Chicago's second lead singer was Robert Lamm, an ambitious composer and piano player whose songwriting talents made him the default leader of the band in the early years. The Robert Lamm-penned hits included, Beginnings, Does Anybody Really Know What Time It Is, Questions 67 & 68, Saturday in the Park and of course the afore mentioned, 25 or 6 to 4. His clear baritone voice was an asset, as were his stylized keyboarding skills. The International press portrayed Robert Lamm as Chicago's social conscience, and many of his best songs (Dialogue, Free, Harry Truman, State of the Union) all espoused political themes. Some of Robert Lamm's compositions had a swing feel to them as well. Frank Sinatra could have handled Does Anybody Really Know What Time It Is, very well. Actually, as the story goes, it was Colour My World, a portion from trombonist James Pankow’s Ballet For A Girl In Buchannon that Frank Sinatra wanted to do a remake of. It never happened though because Frank Sinatra wanted James Pankow to write an additional verse for it, and James Pankow wouldn't do it. You don't mess with a classic, even if the chairman of the board himself asks you to. Other Chicago songs penned by James Pankow included the hits, Make Me Smile, Old Days, Just You 'n' Me, I've Been Searchin' So Long, and Feelin' Stronger Everyday. That last one, by the way, was written by James Pankow and Chicago's original bass guitarist and third lead singer, Peter Cetera—the elastic tenor voice who was brought in to hit the high notes and keep up with the horn section, which the baritone voice of Robert Lamm and the gruff voice of Terry Kath couldn't.
If you were to ask any Chicago fan or Rock music historian to name the first three Chicago songs they think of when they hear someone say the name Peter Cetera, they will all tell you the exact same thing—what else but the smoochadelic classics, If You Leave Me Now, from the 1976 Chicago X album, Baby, What A Big Surprise from the 1977 Chicago XI album, and Hard To Say I'm Sorry from the 1982 Chicago 16 album (the comeback album). The sexiest, the sweetest, the most distinctive tenor voice in all of Rock And Roll history belongs to Peter Cetera mthrfckrs! There is no comparison. “High above shimmering, echoing ballads and rock-solid choruses that aim for the bleachers, Cetera’s tenor voice soars like a bird in flight. If it doesn’t strike you deep in your heart, it’ll at least stick deep in your head.” That's what an unknown source from Rolling Stone Magazine's website once said about Peter Cetera. Well Peter, I would like to tell you tonight on behalf of all your fans that your voice has actually done both for us. Your voice has struck us deep in our hearts and it is stuck deep in our heads and that is where we want it and that is how we like it! In May of 1985, after 18 years with the band, and after Chicago's biggest commercial success (the Chicago 17 album), Peter Cetera left Chicago for a solo career. Let's just say that things got really ugly. It was like a divorce, as Peter would say, and that's all I'm going to say about that because I wasn’t there, and I don’t know all the details, and it's none of my gddmn business! So, out walks Peter Cetera and in walks singer/songwriter and bass guitar player Jason Scheff, the son of Jerry Scheff, who was a bass guitar player for Elvis Presley. Jason Scheff has been with Chicago now for 30 years. To tie this whole thing together, I have to take you back to 1981 because that was the year that singer/songwriter, keyboard player and guitarist, Bill Champlin, the lead singer of the late 60s and 70s psychedelic rock band, the Sons of Champlin, joined Chicago and played a huge role in the success of Chicago 16 and 17. During his 28 years with Chicago, Bill Champlin's husky voice was the perfect complement to both, Peter Cetera and Jason Scheff. Chicago 18, 19, Twenty-1, Night and Day, Stone of Sisyphus, Chicago XXX, and a whole bunch of greatest hits and Christmas albums all included Bill Champlin and Jason Scheff.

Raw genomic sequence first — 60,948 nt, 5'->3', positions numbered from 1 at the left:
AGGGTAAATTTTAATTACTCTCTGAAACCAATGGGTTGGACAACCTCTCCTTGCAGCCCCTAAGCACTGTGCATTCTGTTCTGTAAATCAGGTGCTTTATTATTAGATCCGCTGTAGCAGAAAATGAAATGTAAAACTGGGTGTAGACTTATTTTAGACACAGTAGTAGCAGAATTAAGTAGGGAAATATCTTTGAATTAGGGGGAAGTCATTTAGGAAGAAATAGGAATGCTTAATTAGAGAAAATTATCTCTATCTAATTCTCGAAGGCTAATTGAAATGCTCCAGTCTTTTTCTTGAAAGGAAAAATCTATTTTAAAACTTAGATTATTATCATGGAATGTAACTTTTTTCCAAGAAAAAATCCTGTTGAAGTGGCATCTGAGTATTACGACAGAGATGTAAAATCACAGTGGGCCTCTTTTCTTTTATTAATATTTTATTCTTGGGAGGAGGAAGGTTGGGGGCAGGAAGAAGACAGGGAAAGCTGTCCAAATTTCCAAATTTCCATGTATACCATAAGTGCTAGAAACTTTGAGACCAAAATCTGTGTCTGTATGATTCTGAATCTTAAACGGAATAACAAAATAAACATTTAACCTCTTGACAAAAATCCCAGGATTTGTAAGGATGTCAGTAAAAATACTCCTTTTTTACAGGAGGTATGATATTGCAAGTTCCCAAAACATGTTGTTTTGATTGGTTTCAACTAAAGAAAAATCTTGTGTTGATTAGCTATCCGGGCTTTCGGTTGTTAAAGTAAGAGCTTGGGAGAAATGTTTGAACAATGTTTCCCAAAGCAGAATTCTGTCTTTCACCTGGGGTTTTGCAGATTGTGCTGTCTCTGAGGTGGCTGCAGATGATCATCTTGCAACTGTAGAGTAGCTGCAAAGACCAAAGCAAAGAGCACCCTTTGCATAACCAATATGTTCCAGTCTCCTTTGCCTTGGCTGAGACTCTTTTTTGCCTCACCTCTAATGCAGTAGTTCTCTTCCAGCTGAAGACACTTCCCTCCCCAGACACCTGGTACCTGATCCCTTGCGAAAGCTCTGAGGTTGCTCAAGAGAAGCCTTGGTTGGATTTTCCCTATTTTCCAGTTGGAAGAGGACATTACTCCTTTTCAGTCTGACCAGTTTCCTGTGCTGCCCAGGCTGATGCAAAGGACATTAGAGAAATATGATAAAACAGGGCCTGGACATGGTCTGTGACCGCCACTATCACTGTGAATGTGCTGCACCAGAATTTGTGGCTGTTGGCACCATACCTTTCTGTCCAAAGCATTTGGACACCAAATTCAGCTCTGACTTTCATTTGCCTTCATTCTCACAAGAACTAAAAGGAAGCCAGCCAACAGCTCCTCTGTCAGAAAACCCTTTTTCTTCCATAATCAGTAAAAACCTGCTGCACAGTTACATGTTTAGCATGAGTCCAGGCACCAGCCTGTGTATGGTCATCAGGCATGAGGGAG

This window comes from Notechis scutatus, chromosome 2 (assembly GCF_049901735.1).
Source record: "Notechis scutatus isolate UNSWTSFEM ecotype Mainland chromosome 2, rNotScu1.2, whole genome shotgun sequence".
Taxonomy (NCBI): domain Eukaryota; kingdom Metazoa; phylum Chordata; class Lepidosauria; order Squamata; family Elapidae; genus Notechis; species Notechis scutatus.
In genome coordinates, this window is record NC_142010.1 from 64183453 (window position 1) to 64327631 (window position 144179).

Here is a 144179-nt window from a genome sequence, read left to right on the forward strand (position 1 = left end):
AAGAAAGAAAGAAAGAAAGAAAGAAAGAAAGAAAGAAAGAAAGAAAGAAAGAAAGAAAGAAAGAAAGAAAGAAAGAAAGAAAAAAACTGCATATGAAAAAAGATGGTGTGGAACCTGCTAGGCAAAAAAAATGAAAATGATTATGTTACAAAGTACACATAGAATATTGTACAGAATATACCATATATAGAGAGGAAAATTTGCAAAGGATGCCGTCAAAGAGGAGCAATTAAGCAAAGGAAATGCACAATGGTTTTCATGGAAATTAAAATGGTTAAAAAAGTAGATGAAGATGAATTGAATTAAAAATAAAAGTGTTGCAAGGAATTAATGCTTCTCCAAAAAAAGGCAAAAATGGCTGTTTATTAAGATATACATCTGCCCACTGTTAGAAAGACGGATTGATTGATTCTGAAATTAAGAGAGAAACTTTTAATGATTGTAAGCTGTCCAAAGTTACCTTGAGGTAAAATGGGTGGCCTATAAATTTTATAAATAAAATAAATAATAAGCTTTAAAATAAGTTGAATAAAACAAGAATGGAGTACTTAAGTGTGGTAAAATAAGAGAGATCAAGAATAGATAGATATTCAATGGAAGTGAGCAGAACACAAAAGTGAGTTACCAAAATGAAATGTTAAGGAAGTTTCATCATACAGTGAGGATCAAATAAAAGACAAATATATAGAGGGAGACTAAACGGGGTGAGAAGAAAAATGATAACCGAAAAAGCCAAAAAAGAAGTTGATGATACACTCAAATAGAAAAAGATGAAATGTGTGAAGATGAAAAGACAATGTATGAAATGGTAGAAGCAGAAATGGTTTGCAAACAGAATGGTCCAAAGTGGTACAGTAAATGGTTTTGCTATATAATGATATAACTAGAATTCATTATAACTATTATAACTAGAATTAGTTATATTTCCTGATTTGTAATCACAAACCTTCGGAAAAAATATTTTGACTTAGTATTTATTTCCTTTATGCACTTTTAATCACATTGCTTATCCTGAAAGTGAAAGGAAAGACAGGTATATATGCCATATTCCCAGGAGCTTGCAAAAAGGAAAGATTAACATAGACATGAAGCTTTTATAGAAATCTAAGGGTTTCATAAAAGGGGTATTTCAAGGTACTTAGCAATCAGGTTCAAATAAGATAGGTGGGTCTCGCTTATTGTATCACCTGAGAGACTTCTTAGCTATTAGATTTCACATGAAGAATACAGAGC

And finally, Chicago's original drummer; its backbone, Danny Seraphine. During his time with Chicago, Danny Seraphine played drums in a style that, ironically perhaps, can best be described as lyrical. To be a good drummer one must develop his own technique. Good timing and good taste is essential, but it is the technique that sets the truly great drummers apart from the rest, as Danny Seraphine once said. After 25 years with the band, let's just say a little more drama ensued, and Danny Seraphine was replaced by drummer Tris Imboden, who has been with Chicago now for 25 years. And that folks was Chicago. 50 years, 50 albums, 5 number one albums, 130 million albums sold worldwide, 50 hits, and 3 number one songs later, Chicago is being inducted into the Rock And Roll Hall Of Fame.